The election fever has engulfed Nepal. Almost all political leaders and parties are busy drafting their manifestoes for upcoming local elections and going door to door with the same old promises of building roads, bridges and improving infrastructure. But, so far, not one political party has seriously discussed climate change in its manifesto or put it on its agenda.
The effects of climate change have been visible over the past few years. Floods, landslides and droughts have affected people from all walks of life. Despite this, politicians have not shown any serious interest to combat changing climate as they have not seriously discussed it ahead of the elections.
Does climate change matter?
A report prepared by the Ministry of Forests and Environment states a lot of incidents are taking place in Nepal due to the changing climate. Researchers came up to the conclusion that incidents like landslides, floods, hailstorms, cold waves, unnatural rain and forest fire increased drastically from 1971 to 2019. It was also clear that all these incidents took place because of climate change.
In October 2021, 120 people died and 28 are still missing due to incessant and untimely rainfall. Likewise, 44 people were injured as crops worth Rs 12 billion were also destroyed. All this took place four days after the Department of Hydrology and Metrology announced that the monsoon was over.
During the monsoon (June-October 2021), 661 incidents of floods and landslides were reported. In these incidents, 142 people died, 42 are still missing and 153 people were injured.
Hence, Raju Pandit Chhetri, a climate change expert, says that it was about time climate change became a political issue as well. He says political parties should include this issue in their election manifesto.
“These need to be an agenda in forthcoming local elections because the most affected by the changing climate live in remote areas,” says Chhetri.
Does the local level matter?
And, he is right. The first responders to any disaster cause are at the local level. It is the local representatives that go to these areas to rescue and provide aid.
Take the floods in Melamchi and Manang, for example. The flood displaced hundreds of people from their homes. The local officials were the first to reach the scene and help people affected by it. These representatives are still working to help these people. They are also quite active in helping people who faced issues due to hailstorms, rain and drought.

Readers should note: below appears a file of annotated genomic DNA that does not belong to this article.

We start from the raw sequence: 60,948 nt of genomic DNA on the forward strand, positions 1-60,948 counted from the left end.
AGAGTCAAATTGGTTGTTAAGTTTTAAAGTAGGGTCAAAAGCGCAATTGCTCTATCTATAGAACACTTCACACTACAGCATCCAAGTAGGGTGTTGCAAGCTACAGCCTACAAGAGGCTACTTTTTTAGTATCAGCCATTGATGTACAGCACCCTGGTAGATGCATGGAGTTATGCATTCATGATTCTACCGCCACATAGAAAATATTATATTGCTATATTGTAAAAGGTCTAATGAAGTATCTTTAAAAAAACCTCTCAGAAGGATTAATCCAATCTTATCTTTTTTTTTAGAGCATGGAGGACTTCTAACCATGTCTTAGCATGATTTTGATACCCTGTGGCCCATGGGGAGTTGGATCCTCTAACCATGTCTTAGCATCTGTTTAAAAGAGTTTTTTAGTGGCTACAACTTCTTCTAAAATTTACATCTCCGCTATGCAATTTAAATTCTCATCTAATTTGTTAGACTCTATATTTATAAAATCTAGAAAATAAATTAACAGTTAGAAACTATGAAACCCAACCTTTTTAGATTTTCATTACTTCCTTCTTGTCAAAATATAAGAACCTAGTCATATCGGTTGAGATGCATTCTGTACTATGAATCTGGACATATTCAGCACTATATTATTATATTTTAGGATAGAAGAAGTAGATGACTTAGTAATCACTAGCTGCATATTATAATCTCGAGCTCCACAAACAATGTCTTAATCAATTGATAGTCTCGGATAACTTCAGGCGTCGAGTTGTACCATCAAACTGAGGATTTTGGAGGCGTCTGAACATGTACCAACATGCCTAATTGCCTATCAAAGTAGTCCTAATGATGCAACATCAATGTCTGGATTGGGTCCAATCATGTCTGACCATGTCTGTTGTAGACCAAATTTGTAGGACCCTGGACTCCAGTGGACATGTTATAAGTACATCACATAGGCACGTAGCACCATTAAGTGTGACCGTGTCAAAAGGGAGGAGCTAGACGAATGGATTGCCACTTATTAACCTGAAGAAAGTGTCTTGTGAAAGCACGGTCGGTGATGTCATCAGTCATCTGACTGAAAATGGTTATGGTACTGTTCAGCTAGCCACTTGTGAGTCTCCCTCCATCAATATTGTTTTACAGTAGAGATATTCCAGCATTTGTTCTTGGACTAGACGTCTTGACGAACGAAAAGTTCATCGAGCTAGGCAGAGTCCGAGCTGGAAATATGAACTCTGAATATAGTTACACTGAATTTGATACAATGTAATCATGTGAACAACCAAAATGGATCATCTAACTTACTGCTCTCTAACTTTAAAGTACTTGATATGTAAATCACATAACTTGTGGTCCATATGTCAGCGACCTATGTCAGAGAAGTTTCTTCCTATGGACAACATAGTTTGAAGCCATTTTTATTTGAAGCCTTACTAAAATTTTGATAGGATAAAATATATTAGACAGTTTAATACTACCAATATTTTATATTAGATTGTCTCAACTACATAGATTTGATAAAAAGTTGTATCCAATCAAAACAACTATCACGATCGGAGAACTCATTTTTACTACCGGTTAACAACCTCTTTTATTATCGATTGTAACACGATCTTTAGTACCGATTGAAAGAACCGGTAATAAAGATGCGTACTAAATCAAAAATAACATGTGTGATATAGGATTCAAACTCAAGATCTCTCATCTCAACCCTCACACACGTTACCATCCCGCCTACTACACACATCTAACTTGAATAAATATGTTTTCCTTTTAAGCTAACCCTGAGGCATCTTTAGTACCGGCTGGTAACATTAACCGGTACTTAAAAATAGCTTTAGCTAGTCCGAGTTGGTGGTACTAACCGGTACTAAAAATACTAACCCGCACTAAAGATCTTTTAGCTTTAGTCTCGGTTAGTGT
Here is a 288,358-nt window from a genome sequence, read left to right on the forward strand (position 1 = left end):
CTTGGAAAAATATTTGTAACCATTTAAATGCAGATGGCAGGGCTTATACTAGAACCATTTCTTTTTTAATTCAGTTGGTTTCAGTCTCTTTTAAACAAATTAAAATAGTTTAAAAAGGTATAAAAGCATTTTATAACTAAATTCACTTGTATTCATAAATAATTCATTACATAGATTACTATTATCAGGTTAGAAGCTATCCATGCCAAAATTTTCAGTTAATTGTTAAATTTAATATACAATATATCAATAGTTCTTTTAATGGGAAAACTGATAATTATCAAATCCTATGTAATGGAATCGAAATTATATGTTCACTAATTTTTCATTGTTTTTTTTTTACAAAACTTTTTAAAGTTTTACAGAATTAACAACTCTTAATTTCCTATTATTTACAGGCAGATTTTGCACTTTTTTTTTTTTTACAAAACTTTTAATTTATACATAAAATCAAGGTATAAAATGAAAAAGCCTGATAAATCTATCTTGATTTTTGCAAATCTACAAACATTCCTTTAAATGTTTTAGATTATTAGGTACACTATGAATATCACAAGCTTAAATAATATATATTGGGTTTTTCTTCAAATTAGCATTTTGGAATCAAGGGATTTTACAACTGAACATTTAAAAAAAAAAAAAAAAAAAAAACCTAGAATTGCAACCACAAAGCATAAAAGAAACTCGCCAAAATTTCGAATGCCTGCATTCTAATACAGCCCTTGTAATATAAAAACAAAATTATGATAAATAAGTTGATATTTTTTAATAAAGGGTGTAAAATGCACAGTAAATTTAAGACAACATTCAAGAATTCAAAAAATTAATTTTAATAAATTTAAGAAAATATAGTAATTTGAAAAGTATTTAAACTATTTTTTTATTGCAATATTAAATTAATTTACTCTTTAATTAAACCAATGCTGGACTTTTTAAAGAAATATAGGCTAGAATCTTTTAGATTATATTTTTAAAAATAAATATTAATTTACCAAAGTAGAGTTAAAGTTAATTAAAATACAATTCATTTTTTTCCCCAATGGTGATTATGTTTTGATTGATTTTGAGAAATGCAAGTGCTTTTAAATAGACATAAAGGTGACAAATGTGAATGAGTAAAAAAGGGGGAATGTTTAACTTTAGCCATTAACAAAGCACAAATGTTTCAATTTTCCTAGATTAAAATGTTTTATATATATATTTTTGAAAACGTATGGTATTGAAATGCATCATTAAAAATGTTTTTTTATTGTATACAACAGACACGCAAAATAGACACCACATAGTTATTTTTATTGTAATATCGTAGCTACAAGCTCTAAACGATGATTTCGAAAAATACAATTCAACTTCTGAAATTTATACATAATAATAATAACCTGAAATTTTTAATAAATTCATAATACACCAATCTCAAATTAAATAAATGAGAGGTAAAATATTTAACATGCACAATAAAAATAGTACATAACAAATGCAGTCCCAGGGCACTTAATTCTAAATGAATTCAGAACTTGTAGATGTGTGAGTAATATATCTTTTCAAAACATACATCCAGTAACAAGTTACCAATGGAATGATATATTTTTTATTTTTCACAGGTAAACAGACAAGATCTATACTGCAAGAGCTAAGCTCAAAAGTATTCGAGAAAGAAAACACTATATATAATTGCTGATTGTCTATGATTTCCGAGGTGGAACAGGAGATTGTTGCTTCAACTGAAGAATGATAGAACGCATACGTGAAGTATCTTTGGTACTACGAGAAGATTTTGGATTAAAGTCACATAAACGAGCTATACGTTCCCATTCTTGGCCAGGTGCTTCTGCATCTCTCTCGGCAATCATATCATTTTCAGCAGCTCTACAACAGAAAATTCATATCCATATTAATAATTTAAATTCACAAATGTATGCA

“The local units can do a lot. They can offer services like crop insurance, relief and help build irrigation canals. These things can be listed in the manifesto and help people in rural areas,” says Chhetri.
He believes that if things like these are included in the manifestoes, the local units will be more vigilant and take changing climate impacts seriously.
“We need to assess how the changing climate affects people. We build unsafe roads that lead to landslides and we relate that to climate change. This can’t keep happening and this will only stop when we start assessing disasters carefully,” says Chhetri.
A joint secretary at the Ministry of Forests and Environment, Sindhu Dhungana, also says that the first assessment needs to be done at the local level.
“Politicians don’t seem to care about climate change. They speak about it, but don’t act,” says Dhungana. “I personally feel that they should start including risks and prevention in the manifestoes.”
Do political parties care?
In most countries, political parties use their manifestoes to tell people why they should vote for them. Once they come into power, they use their influence to fulfil the promises made in the manifestoes.
In recent times, some political parties have started to include climate change in their documents. CPN-UML in its recently held general convention released a report which stated the risk and prevention of issues related to the changing climate.